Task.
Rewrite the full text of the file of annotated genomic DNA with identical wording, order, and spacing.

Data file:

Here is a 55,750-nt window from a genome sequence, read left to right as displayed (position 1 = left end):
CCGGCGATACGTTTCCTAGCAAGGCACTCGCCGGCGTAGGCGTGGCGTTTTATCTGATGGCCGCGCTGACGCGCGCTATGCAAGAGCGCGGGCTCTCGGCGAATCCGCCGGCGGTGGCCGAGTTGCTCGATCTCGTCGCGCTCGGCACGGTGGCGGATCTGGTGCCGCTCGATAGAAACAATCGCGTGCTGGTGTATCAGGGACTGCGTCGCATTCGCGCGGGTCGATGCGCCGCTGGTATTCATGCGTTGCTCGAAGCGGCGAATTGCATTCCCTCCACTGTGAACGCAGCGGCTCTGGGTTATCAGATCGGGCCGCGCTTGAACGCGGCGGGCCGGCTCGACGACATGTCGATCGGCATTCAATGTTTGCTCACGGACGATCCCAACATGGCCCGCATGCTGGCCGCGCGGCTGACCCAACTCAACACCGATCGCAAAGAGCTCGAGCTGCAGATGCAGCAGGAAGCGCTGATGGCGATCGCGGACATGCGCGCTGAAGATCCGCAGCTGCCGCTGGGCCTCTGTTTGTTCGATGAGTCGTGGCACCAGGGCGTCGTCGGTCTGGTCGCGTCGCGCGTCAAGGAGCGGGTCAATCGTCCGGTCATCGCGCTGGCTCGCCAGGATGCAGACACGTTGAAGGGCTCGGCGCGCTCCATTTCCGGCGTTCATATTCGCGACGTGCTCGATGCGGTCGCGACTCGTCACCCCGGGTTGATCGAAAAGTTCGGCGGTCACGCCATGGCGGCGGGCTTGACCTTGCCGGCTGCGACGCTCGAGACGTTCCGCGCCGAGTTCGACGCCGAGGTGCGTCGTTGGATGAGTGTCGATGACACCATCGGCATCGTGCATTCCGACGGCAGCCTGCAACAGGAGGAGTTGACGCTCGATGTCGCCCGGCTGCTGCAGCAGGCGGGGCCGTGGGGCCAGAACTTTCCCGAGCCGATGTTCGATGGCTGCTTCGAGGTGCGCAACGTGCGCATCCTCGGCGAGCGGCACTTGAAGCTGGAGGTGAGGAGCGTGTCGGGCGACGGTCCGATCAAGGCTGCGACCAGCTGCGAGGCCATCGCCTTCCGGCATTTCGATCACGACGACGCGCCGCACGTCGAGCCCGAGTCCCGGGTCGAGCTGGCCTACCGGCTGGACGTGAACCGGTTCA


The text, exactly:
Here is a 55,750-nt window from a genome sequence, read left to right as displayed (position 1 = left end):
CCGGCGATACGTTTCCTAGCAAGGCACTCGCCGGCGTAGGCGTGGCGTTTTATCTGATGGCCGCGCTGACGCGCGCTATGCAAGAGCGCGGGCTCTCGGCGAATCCGCCGGCGGTGGCCGAGTTGCTCGATCTCGTCGCGCTCGGCACGGTGGCGGATCTGGTGCCGCTCGATAGAAACAATCGCGTGCTGGTGTATCAGGGACTGCGTCGCATTCGCGCGGGTCGATGCGCCGCTGGTATTCATGCGTTGCTCGAAGCGGCGAATTGCATTCCCTCCACTGTGAACGCAGCGGCTCTGGGTTATCAGATCGGGCCGCGCTTGAACGCGGCGGGCCGGCTCGACGACATGTCGATCGGCATTCAATGTTTGCTCACGGACGATCCCAACATGGCCCGCATGCTGGCCGCGCGGCTGACCCAACTCAACACCGATCGCAAAGAGCTCGAGCTGCAGATGCAGCAGGAAGCGCTGATGGCGATCGCGGACATGCGCGCTGAAGATCCGCAGCTGCCGCTGGGCCTCTGTTTGTTCGATGAGTCGTGGCACCAGGGCGTCGTCGGTCTGGTCGCGTCGCGCGTCAAGGAGCGGGTCAATCGTCCGGTCATCGCGCTGGCTCGCCAGGATGCAGACACGTTGAAGGGCTCGGCGCGCTCCATTTCCGGCGTTCATATTCGCGACGTGCTCGATGCGGTCGCGACTCGTCACCCCGGGTTGATCGAAAAGTTCGGCGGTCACGCCATGGCGGCGGGCTTGACCTTGCCGGCTGCGACGCTCGAGACGTTCCGCGCCGAGTTCGACGCCGAGGTGCGTCGTTGGATGAGTGTCGATGACACCATCGGCATCGTGCATTCCGACGGCAGCCTGCAACAGGAGGAGTTGACGCTCGATGTCGCCCGGCTGCTGCAGCAGGCGGGGCCGTGGGGCCAGAACTTTCCCGAGCCGATGTTCGATGGCTGCTTCGAGGTGCGCAACGTGCGCATCCTCGGCGAGCGGCACTTGAAGCTGGAGGTGAGGAGCGTGTCGGGCGACGGTCCGATCAAGGCTGCGACCAGCTGCGAGGCCATCGCCTTCCGGCATTTCGATCACGACGACGCGCCGCACGTCGAGCCCGAGTCCCGGGTCGAGCTGGCCTACCGGCTGGACGTGAACCGGTTCA